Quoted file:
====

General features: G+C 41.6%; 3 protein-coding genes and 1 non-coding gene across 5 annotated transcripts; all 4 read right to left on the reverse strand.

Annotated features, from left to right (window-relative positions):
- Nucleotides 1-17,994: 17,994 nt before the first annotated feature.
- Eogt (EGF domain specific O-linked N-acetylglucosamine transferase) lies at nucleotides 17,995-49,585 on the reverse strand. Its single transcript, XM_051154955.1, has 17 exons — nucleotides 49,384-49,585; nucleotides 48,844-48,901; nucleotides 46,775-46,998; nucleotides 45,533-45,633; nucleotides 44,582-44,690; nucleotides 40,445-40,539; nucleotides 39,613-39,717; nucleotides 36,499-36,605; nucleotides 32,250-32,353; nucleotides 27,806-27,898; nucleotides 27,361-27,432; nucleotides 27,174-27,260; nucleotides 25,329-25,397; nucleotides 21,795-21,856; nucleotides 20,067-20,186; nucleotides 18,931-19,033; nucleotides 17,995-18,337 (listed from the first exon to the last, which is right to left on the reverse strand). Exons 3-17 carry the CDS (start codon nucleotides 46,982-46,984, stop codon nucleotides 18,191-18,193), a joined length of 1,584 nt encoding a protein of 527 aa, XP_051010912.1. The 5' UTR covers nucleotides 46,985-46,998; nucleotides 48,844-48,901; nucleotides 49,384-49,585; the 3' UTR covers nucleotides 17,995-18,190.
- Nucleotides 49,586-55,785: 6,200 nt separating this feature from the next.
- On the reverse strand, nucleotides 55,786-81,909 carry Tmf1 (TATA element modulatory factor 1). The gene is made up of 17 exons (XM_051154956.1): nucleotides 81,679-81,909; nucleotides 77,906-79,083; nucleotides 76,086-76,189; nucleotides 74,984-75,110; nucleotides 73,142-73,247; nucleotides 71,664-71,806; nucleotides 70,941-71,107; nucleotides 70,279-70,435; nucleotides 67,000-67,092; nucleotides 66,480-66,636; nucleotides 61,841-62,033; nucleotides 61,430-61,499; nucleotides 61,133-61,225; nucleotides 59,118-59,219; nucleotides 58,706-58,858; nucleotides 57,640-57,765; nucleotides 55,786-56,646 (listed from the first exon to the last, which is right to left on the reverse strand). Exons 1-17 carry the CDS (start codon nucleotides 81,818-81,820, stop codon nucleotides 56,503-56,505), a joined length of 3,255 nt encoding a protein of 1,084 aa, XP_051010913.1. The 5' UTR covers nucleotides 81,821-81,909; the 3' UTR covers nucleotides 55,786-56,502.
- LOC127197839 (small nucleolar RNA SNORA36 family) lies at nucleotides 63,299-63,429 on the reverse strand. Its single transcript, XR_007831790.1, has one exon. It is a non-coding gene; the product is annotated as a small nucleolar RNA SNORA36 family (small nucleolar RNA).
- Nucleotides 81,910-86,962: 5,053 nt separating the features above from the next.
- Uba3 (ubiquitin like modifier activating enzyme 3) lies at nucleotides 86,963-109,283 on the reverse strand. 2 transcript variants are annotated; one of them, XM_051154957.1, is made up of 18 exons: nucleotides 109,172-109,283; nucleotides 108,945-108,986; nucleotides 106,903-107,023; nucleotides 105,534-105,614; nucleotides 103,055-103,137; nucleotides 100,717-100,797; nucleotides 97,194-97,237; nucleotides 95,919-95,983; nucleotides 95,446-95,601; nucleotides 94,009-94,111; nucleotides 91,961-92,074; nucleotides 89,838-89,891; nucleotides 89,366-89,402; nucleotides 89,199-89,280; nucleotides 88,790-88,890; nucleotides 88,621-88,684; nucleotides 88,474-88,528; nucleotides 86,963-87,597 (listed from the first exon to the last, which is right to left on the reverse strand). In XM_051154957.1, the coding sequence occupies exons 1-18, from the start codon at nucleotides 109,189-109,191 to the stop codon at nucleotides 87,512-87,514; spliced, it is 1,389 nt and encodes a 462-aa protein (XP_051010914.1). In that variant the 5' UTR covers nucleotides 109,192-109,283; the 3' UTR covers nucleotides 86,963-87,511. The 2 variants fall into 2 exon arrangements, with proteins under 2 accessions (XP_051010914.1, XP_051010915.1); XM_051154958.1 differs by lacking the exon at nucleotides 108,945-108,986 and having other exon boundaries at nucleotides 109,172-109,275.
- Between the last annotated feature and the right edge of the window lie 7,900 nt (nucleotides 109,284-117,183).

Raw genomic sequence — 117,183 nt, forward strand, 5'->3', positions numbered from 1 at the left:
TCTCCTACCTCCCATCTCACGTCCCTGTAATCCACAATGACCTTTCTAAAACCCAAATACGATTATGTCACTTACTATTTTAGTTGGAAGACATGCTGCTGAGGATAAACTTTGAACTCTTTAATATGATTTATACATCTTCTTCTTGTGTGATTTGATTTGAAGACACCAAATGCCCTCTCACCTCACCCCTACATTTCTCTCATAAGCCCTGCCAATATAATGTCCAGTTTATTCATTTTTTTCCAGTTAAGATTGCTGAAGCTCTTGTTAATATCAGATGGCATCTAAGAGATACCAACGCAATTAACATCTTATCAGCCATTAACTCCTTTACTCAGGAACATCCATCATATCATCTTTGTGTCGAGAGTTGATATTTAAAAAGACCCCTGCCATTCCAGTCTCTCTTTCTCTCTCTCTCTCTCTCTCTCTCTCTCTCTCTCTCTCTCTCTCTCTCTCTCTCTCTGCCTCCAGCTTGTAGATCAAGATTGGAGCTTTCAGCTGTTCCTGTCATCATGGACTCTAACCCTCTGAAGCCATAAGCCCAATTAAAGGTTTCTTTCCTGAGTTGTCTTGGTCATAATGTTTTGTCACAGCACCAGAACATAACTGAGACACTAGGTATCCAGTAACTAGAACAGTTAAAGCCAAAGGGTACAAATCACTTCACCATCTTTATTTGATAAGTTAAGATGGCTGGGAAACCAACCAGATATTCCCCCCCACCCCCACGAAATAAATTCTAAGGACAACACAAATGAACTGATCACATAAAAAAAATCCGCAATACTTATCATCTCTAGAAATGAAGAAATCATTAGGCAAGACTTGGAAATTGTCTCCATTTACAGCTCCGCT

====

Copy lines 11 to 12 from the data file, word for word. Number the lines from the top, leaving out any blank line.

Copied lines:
Raw genomic sequence — 117,183 nt, forward strand, 5'->3', positions numbered from 1 at the left:
TCTCCTACCTCCCATCTCACGTCCCTGTAATCCACAATGACCTTTCTAAAACCCAAATACGATTATGTCACTTACTATTTTAGTTGGAAGACATGCTGCTGAGGATAAACTTTGAACTCTTTAATATGATTTATACATCTTCTTCTTGTGTGATTTGATTTGAAGACACCAAATGCCCTCTCACCTCACCCCTACATTTCTCTCATAAGCCCTGCCAATATAATGTCCAGTTTATTCATTTTTTTCCAGTTAAGATTGCTGAAGCTCTTGTTAATATCAGATGGCATCTAAGAGATACCAACGCAATTAACATCTTATCAGCCATTAACTCCTTTACTCAGGAACATCCATCATATCATCTTTGTGTCGAGAGTTGATATTTAAAAAGACCCCTGCCATTCCAGTCTCTCTTTCTCTCTCTCTCTCTCTCTCTCTCTCTCTCTCTCTCTCTCTCTCTCTCTCTCTCTCTGCCTCCAGCTTGTAGATCAAGATTGGAGCTTTCAGCTGTTCCTGTCATCATGGACTCTAACCCTCTGAAGCCATAAGCCCAATTAAAGGTTTCTTTCCTGAGTTGTCTTGGTCATAATGTTTTGTCACAGCACCAGAACATAACTGAGACACTAGGTATCCAGTAACTAGAACAGTTAAAGCCAAAGGGTACAAATCACTTCACCATCTTTATTTGATAAGTTAAGATGGCTGGGAAACCAACCAGATATTCCCCCCCACCCCCACGAAATAAATTCTAAGGACAACACAAATGAACTGATCACATAAAAAAAATCCGCAATACTTATCATCTCTAGAAATGAAGAAATCATTAGGCAAGACTTGGAAATTGTCTCCATTTACAGCTCCGCT